A large-scale search and rescue operation was underway on Wednesday morning after the boat, which is believed to have been transporting up to 400 people from near the Libyan port of Tobruk to Italy, capsized during the night in strong winds some 75 kilometers (46 miles) southwest of Greece's southern Peloponnese region.

So far, 104 people have been confirmed rescued and taken to the Greek town of Kalamata. They received dry clothes and medical attention in shelters set up by ambulance services and the United Nations Refugee Agency.

NATO ministers meet as Ukraine embarks on its counteroffensive

DW News on Youtube has the story.

NATO defense ministers are meeting in Brussels to talk about Ukraine, as Kyiv embarks on its counteroffensive against Russia's invasion. During the two-day event, ministers will also discuss efforts to step up their countries' own military supplies. NATO secretary general Jens Stoltenberg say he's expecting commitments on defence production.

The North Atlantic Treaty Organization (NATO, French: Organisation du traité de l'Atlantique nord, OTAN), also called the North Atlantic Alliance, is an intergovernmental military alliance between 31 member states - 29 European and two North American.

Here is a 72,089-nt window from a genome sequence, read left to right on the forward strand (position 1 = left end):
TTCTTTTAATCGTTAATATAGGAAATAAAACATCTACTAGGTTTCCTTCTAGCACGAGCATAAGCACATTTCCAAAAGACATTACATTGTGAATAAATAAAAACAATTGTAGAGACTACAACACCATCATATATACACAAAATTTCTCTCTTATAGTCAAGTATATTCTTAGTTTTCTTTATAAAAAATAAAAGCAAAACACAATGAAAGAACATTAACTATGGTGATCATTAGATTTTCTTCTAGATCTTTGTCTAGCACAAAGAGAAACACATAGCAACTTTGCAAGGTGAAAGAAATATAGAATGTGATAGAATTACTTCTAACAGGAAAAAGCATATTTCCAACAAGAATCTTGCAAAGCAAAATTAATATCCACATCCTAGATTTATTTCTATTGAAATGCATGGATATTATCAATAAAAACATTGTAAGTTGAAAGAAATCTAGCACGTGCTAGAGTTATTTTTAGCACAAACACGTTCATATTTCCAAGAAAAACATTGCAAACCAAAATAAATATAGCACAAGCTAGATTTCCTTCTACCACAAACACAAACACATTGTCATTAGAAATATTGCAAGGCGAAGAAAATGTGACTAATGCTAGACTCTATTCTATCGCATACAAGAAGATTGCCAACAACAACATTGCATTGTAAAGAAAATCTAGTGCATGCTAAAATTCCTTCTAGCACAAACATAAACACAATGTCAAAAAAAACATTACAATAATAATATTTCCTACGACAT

Also see: Defence expenditure of NATO countries (2014-2022)
See the full document in PDF or see the tables in Excel format

NATO certainly collects defence expenditure data from Allies and publishes it on a regular basis. Each Ally’s Ministry of Defence reports current and estimated future defence expenditure according to an agreed definition of defence expenditure. The amounts represent payments by a national government actually made, or to be made, during the course of the fiscal year to meet the needs of its armed forces, those of Allies or of the Alliance.